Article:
My first entrepreneurial venture in the so-called “sharing economy” happened accidentally. It was 2009, and I had just moved to Cambridge, MA to start at MIT Sloan. I brought my car with me because I was sure I would need it. As it turned out, the only time I used it was to go grocery shopping; mostly it sat idle. Word got around that I had a car, and I soon found myself fielding requests to borrow it from friends. One suggested I charge for the privilege.
The business pages are filled with examples of companies that have taken big hits to their brands because they’ve made marketing decisions that ran afoul of customer expectations. Take Netflix, and its aborted scheme to divide its streaming and DVD video offerings. Netflix could have avoided its embarrassing reversal if it had experimented on this decision before publically announcing the change.
When you buy a house, it would be irrational to search every possible house on the market. Instead, you narrow down your choices based on things like price, location, and number of bedrooms. The same thing happens when you buy a car. You might only look at sporty coupes or hybrid vehicles. Everyone has their own individual methods – or heuristic decision rules — for screening products, usually based on the item’s key features.
This presents a significant question for companies: How do you determine what these decision rules are? Managers are increasingly interested in this topic as companies focus product development and marketing efforts to get consumers to consider their products or prevent them from rejecting the products without evaluation. If they better understood consumers’ heuristic decision rules, they could use this information in the design and marketing of new products.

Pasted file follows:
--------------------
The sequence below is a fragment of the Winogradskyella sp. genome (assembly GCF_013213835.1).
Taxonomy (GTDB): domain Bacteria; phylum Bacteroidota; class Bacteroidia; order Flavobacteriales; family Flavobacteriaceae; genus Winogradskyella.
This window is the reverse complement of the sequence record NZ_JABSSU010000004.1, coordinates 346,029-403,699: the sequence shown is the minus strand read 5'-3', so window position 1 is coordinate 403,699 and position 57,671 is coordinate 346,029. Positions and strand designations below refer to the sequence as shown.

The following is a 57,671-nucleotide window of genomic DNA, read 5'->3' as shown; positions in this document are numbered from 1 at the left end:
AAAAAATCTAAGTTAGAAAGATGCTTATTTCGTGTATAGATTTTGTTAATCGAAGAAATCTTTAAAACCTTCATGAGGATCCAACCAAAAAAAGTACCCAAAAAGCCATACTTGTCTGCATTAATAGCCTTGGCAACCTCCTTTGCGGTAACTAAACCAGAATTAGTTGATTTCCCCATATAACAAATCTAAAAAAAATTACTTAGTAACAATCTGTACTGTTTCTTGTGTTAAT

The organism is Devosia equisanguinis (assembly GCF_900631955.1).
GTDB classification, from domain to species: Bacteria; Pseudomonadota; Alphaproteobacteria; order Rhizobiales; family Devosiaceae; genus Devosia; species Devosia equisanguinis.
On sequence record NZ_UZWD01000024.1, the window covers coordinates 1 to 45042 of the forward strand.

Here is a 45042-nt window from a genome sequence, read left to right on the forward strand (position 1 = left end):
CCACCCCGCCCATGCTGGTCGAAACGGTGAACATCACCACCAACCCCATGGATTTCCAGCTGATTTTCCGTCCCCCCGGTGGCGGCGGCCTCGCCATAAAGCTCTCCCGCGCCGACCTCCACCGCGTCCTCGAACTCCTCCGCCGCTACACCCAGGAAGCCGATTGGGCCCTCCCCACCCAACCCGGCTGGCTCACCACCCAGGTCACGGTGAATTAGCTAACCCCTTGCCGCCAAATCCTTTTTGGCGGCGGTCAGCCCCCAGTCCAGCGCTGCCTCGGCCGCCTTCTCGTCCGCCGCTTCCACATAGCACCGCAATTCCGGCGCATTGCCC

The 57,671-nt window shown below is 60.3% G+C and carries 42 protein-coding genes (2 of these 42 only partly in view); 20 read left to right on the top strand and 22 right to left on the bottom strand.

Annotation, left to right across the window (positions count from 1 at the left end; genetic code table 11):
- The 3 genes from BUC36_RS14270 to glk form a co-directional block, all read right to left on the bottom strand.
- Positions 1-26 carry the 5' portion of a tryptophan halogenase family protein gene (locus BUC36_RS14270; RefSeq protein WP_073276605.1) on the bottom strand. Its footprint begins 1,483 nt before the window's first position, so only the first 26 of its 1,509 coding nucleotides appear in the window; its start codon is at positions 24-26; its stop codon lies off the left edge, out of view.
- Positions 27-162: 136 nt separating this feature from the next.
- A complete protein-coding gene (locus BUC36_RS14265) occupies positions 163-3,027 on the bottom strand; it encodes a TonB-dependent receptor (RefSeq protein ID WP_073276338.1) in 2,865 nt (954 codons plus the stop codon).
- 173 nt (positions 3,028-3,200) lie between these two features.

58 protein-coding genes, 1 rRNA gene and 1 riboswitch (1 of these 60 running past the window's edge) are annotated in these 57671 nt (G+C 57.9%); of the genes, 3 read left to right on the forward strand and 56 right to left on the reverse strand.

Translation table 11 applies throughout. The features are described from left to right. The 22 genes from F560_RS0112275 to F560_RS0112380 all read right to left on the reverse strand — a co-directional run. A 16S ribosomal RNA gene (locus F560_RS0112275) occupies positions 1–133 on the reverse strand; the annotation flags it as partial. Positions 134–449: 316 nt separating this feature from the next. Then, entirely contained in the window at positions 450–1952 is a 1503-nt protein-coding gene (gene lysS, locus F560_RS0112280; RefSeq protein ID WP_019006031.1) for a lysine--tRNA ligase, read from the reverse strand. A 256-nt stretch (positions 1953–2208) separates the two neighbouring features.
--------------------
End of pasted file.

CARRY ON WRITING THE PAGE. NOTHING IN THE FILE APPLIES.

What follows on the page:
According to a new study by Catherine Tucker, a marketing professor at MIT Sloan, efforts by the World Health Organization (WHO) to limit junk food marketing to kids may ineffective if they mimic current bans on local alcohol advertising.
From cigarettes, to violent video games, to fatty or sugary foods, Tucker’s research, which examines local bans on alcohol advertising across the US, is applicable to any kinds of restrictions on advertising.
In the case of junk food consumption, WHO recently said that it will use the next U.N. General Assembly meeting in September to discuss limiting the number of ads, and types of ads targeted to children. The measures would likely be similar to those taken in the marketing of alcohol and tobacco, with many countries now limiting or banning advertising of both on television during certain hours. But according to Tucker, laws that restrict advertising only deal with the offline world because towns and states are unable to restrict the content of Internet ads that their residents view. Read More »